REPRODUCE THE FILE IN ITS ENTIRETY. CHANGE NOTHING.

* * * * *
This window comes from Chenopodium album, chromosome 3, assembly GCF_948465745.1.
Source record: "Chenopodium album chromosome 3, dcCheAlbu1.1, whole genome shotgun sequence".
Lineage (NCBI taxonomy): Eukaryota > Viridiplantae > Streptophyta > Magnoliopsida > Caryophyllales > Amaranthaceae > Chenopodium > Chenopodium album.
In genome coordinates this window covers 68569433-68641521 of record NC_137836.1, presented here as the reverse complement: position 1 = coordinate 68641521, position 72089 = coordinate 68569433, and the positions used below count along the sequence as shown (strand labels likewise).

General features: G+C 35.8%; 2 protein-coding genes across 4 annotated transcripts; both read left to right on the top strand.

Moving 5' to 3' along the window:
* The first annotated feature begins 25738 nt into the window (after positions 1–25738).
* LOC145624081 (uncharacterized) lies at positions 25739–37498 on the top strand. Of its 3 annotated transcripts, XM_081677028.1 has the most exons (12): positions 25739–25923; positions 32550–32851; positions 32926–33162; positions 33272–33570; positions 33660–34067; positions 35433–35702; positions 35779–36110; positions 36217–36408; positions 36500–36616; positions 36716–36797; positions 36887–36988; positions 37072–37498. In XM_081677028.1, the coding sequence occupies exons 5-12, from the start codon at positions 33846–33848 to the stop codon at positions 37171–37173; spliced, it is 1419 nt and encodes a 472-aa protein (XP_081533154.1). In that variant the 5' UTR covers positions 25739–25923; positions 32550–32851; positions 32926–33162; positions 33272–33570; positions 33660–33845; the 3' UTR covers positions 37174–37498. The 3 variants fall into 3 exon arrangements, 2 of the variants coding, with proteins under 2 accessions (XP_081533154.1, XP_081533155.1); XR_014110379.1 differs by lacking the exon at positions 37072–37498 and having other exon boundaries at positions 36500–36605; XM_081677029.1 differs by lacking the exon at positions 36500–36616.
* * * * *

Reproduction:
This window comes from Chenopodium album, chromosome 3, assembly GCF_948465745.1.
Source record: "Chenopodium album chromosome 3, dcCheAlbu1.1, whole genome shotgun sequence".
Lineage (NCBI taxonomy): Eukaryota > Viridiplantae > Streptophyta > Magnoliopsida > Caryophyllales > Amaranthaceae > Chenopodium > Chenopodium album.
In genome coordinates this window covers 68569433-68641521 of record NC_137836.1, presented here as the reverse complement: position 1 = coordinate 68641521, position 72089 = coordinate 68569433, and the positions used below count along the sequence as shown (strand labels likewise).

General features: G+C 35.8%; 2 protein-coding genes across 4 annotated transcripts; both read left to right on the top strand.

Moving 5' to 3' along the window:
* The first annotated feature begins 25738 nt into the window (after positions 1–25738).
* LOC145624081 (uncharacterized) lies at positions 25739–37498 on the top strand. Of its 3 annotated transcripts, XM_081677028.1 has the most exons (12): positions 25739–25923; positions 32550–32851; positions 32926–33162; positions 33272–33570; positions 33660–34067; positions 35433–35702; positions 35779–36110; positions 36217–36408; positions 36500–36616; positions 36716–36797; positions 36887–36988; positions 37072–37498. In XM_081677028.1, the coding sequence occupies exons 5-12, from the start codon at positions 33846–33848 to the stop codon at positions 37171–37173; spliced, it is 1419 nt and encodes a 472-aa protein (XP_081533154.1). In that variant the 5' UTR covers positions 25739–25923; positions 32550–32851; positions 32926–33162; positions 33272–33570; positions 33660–33845; the 3' UTR covers positions 37174–37498. The 3 variants fall into 3 exon arrangements, 2 of the variants coding, with proteins under 2 accessions (XP_081533154.1, XP_081533155.1); XR_014110379.1 differs by lacking the exon at positions 37072–37498 and having other exon boundaries at positions 36500–36605; XM_081677029.1 differs by lacking the exon at positions 36500–36616.